Reconstruction of the Prittlewell Prince's burial chamber showing a wood-lined chamber with a body in a wood coffin in the centre and various artefacts laid out around the walls.
Reconstruction of the burial chamber from the digital displays in the exhibition. Hirst and Scull (2019, 88-89) contains the same reconstruction. (Author Photograph, June 2019 at Southend Museum).

A time to destroy and a time to protect

Opposition to the road-widening scheme based in the protection of the Princely burial, reflects another archaeological myth, that excavated sites always require protecion. Like most myths, there is some truth behind it. Unexcavated, partially excavated and sites with archaeological remains in situ do require preservation. But fully excavated sites do not because all the archaeological remains have been removed, archaeologically. This is the practical effect of the reality that archaeology is destruction! Once archaeologists have fully excavated a site, there should not be any archaeology left!

The idea that archaeology is destruction isn’t particularly common in public discourse. Understanding that archaeology is destruction can be difficult when visiting an archaeological tourist attraction. Here is a site that has been excavated, but the archaeological structures are very clearly visible. The information, guidebooks and apps may describe the excavation process and emphasise that the site has been conserved to ensure its longevity. You may hear and understand that excavation removes the archaeological deposits, but how far do you believe it when you are faced with a meticulously conserved mosaic? Does that intellectual knowledge overwhelm your sensory experience or will you mainly remember the beautiful floor? Given that most people only interact with conserved and protected archaeology, in person or via press resports, it is hardly surprising that the idea that archaeology removes what it excavates is not widely recognised.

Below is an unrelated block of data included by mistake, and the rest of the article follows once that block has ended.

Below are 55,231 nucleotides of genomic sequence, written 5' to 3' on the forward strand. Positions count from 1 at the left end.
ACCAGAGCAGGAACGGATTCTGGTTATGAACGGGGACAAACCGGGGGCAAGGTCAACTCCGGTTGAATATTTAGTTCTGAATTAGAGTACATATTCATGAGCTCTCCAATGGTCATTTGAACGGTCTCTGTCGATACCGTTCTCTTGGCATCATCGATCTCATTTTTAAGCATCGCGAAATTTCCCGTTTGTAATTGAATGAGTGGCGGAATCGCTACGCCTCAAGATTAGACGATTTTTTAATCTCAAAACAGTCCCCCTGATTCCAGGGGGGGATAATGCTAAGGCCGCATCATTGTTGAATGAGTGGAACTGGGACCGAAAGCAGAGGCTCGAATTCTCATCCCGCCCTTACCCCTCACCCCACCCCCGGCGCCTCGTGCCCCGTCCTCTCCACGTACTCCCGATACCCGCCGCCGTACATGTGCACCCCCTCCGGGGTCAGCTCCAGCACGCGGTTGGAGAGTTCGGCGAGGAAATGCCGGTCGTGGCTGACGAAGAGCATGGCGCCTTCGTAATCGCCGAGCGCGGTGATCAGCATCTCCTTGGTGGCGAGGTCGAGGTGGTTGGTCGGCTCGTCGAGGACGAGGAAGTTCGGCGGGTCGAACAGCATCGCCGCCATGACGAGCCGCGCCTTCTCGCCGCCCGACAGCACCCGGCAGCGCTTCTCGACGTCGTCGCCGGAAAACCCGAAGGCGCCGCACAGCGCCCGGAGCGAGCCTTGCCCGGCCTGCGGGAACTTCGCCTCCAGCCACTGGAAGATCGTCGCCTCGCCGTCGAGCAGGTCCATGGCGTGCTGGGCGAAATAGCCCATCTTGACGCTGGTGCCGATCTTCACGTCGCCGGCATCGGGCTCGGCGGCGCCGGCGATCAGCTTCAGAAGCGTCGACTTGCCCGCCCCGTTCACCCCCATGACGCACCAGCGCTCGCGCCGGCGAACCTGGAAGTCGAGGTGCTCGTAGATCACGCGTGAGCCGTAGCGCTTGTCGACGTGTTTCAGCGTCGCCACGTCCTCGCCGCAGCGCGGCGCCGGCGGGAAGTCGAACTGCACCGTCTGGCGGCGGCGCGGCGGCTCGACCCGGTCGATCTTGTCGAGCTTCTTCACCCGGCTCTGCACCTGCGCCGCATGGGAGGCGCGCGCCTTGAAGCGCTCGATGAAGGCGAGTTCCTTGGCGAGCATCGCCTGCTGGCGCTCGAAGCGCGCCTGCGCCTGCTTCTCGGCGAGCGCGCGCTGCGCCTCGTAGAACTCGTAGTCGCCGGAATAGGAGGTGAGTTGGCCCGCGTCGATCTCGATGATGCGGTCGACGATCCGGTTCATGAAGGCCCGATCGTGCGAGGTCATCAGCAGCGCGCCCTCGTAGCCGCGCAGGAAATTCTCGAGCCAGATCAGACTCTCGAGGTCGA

A grassed around with a mound beside a road, with planting in the background.
The reconstructed tumulus on the site of the burial of the Prittlewell Prince. (Author photograph)

Re-creation

Although the ancient tumulus which originally covered the Prittlewell Princely burial was removed centuries ago, a new one has been rebuilt slightly south of the location of the Princely burial chamber to commemorate the burial’s location. It looks a little incongruous beside a busy road, but provides something of a focal point for the adjacent flower beds. Archaeologically it is harmless, but meaningless since it reveals almost nothing about the original burial except for its approximate location. Nevetheless, it does make me wonder how many of those who conceived, implemented and approved the tumulus’ recreation understand that the Prince is no longer in residence. It also raises questions of archaeological honesty. Should we encourage such re-creations? There’s nothing wrong with a memorial, but does a rebuilt tumulus, without additional context, contribute to the idea that this excavated burial is somehow still present? Are we disneyfying our environment and creating fantasies out of our past? And how might the tumulus be viewed in the future? Might it ever be assumed to be genuine? These are all difficult questions, variations on which can be asked for almost any conservation or preservation work. Whatever answers we arrive at can only be improved by a better public understanding of what archaeology entails, including its destructive aspects.